Clean out the old leaven

Posted on 25 Jun 2017, Pastor: Rev Hans Vaatstra

Manuscript of this sermon is available for reading services

Text: 1 Corinthians 5
Clean out the old leaven

1 Corinthians 5  New American Standard Bible (NASB)

Immorality Rebuked

5 It is actually reported that there is immorality among you, and immorality of such a kind as does not exist even among the Gentiles, that someone has his father’s wife. 2 [a]You have become [b]arrogant and [c]have not mourned instead, so that the one who had done this deed would be removed from your midst.

3 For I, on my part, though absent in body but present in spirit, have already judged him who has so committed this, as though I were present. 4 In the name of our Lord Jesus, when you are assembled, and [d]I with you in spirit, with the power of our Lord Jesus, 5 I have decided to deliver such a one to Satan for the destruction of his flesh, so that his spirit may be saved in the day of the Lord [e]Jesus.

6 Your boasting is not good. Do you not know that a little leaven leavens the whole lump of dough? 7 Clean out the old leaven so that you may be a new lump, just as you are in fact unleavened. For Christ our Passover also has been sacrificed. 8 Therefore let us celebrate the feast, not with old leaven, nor with the leaven of malice and wickedness, but with the unleavened bread of sincerity and truth.

9 I wrote you in my letter not to associate with immoral people; 10 I did not at all mean with the immoral people of this world, or with the covetous and swindlers, or with idolaters, for then you would have to go out of the world. 11 But [f]actually, I wrote to you not to associate [g]with any so-called brother if he is an immoral person, or covetous, or an idolater, or a reviler, or a drunkard, or a swindler—not even to eat with such a one. 12 For what have I to do with judging outsiders? Do you not judge those who are within the church? 13 But those who are outside, God [h]judges. Remove the wicked man from among yourselves.

Clean out the old leaven

1 Corinthians 5

The church is the household of faith, the bride of Christ, the body of Christ the called out ones a light to the nations and the instrument of the kingdom of God. Clearly the church is important in God’s plan of salvation. We are Christ’s ambassadors and have the task of making him known to the world.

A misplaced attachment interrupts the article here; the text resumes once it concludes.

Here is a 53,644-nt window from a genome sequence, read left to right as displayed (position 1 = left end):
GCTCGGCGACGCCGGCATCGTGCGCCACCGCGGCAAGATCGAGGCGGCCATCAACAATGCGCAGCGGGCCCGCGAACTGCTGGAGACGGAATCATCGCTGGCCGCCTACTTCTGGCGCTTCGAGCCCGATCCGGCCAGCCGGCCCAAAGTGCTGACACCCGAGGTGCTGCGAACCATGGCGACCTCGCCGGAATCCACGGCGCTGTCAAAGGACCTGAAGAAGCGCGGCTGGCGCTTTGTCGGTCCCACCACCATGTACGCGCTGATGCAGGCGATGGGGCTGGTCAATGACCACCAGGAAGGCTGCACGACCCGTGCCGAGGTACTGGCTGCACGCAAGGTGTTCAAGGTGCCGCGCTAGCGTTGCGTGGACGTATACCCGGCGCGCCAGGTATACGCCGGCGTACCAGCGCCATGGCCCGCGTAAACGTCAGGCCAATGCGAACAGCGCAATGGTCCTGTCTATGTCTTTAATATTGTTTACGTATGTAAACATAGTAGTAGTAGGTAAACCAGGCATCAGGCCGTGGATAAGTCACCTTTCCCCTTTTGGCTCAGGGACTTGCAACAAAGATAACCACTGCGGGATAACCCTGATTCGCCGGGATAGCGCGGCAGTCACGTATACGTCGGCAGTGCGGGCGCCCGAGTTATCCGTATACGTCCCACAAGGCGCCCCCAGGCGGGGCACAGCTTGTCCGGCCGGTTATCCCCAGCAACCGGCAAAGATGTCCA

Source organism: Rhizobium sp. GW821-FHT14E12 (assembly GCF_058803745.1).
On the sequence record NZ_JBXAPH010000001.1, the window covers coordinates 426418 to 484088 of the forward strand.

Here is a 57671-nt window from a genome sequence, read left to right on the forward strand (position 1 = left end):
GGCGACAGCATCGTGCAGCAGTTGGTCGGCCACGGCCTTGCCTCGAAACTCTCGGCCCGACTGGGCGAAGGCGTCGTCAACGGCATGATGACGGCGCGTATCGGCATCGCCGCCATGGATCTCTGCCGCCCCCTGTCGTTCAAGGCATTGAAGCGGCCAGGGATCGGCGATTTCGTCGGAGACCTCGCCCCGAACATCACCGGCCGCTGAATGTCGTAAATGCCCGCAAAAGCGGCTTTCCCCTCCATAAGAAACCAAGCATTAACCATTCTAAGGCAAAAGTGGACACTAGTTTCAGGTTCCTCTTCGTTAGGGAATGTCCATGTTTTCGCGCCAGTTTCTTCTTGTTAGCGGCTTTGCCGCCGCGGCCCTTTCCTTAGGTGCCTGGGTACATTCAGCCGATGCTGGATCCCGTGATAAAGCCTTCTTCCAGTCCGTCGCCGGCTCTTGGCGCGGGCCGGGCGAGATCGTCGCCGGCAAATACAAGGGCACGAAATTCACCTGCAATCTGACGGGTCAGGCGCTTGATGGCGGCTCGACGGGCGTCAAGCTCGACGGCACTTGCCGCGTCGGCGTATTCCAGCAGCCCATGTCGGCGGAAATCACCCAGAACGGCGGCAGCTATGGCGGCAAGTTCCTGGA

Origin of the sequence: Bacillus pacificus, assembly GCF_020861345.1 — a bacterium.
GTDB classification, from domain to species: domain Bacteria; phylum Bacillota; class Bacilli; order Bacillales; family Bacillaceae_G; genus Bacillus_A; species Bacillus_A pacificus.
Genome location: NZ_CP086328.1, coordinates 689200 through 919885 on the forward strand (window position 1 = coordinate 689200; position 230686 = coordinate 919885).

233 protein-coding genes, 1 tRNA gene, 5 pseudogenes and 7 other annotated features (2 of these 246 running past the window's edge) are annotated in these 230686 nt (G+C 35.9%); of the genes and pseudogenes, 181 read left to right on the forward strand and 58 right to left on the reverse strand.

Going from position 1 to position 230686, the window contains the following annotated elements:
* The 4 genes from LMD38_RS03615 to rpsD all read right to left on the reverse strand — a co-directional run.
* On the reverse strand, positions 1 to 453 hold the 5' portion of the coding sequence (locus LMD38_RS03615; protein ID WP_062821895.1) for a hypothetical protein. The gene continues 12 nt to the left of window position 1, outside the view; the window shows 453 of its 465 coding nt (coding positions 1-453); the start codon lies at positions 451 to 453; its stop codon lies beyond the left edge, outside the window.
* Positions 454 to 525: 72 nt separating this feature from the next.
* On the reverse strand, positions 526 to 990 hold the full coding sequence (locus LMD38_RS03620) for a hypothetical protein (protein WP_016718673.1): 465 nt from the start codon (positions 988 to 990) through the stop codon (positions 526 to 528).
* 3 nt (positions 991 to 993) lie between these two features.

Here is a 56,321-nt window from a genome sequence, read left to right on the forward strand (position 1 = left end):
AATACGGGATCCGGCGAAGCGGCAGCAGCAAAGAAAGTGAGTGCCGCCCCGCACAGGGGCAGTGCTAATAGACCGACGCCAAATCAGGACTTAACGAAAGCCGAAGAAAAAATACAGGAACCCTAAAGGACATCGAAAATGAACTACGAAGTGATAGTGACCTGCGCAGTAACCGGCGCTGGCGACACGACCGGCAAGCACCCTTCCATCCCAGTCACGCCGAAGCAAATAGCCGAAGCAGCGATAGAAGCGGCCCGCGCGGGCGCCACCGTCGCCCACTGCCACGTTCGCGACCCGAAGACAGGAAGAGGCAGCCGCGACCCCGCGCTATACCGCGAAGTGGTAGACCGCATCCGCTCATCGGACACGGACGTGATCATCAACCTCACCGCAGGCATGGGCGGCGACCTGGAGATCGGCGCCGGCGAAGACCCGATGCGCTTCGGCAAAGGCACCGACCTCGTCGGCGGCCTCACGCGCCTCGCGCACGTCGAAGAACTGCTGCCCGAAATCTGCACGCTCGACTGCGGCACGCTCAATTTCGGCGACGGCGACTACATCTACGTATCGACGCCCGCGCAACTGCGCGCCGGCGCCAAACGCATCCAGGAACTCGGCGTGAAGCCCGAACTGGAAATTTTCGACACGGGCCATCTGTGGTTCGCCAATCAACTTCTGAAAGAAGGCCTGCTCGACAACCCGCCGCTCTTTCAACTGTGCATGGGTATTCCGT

So Christians in churches do well to avoid letting sin destroy her witness and becoming poor ambassadors.

Therefore purity in the church is an important consideration. We are called to be saints and live holy lives to the glory of God. He will not stand by and let sin ruin his church as Christ’s letters in the book of Revelation chapters 2 & 3 point out.
Sexual sin is one of the sins which harm our witness. Corinth had such a problem. In fact there probably would not have been too many Corinthian adults who were not involved in one form of sexual sin or another before their conversion to Christianity. Corinth was well known for its plentiful supply of temple prostitutes. Today as well because we live in a highly sexualised society sexual sin has been on the increase in the churches as well. For example all the churches I’ve been a member of have one or more sad story to tell

1 Corinthians 5 helps us to deal faithfully when such matters do arise and also encourages us to flee from such sin. According to the text we can do that by mourning over the sin, judging the sin and then the third point, keep the feast.

1 Mourning over the sin. In verse 2 after Paul spells out the nature of the sin he expresses his dismay at the church because they were not grieved by what had happened in their church. There was no sorrow instead they were arrogant about it as if to say ‘look at how inclusive and open minded we are. What does it matter if couples are not married or are same sex or in a polygamous relationship? Live and let live. Besides this is Corinth, not Jerusalem.”

Perhaps so but in the church we don’t practise situational ethics. We don’t decide what is good and right on the basis of popular opinion. Our ethics are based on a standard which transcends time and culture and which has been given to us by God and therefore is a perfect standard. When we live by His code of ethics then we are safe; other people are safe from us and we have the right content for the word love
The Corinthian church will have known that standard but were ignoring it and so when Paul heard about the sin of incest, a man had his father’s wife he was greatly saddened by that, the standard is very clearly provided in Leviticus 18:6-8. In fact incest was condemned by the Gentile nations according to Paul in the first verse.

The Christian life and life in the church can be a great joy, but when someone sins then its time to mourn and for the church family to try and get some help for her fallen member. Why mourn? Because the offending brother was dead as far as the things of the Lord were concerned. He was out of fellowship with the Lord and with those in the church who were wanting to live holy lives.